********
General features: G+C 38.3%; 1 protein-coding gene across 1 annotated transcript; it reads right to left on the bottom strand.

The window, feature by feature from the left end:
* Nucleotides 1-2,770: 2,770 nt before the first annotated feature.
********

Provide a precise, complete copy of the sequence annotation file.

General features: G+C 38.3%; 1 protein-coding gene across 1 annotated transcript; it reads right to left on the bottom strand.

The window, feature by feature from the left end:
* Nucleotides 1-2,770: 2,770 nt before the first annotated feature.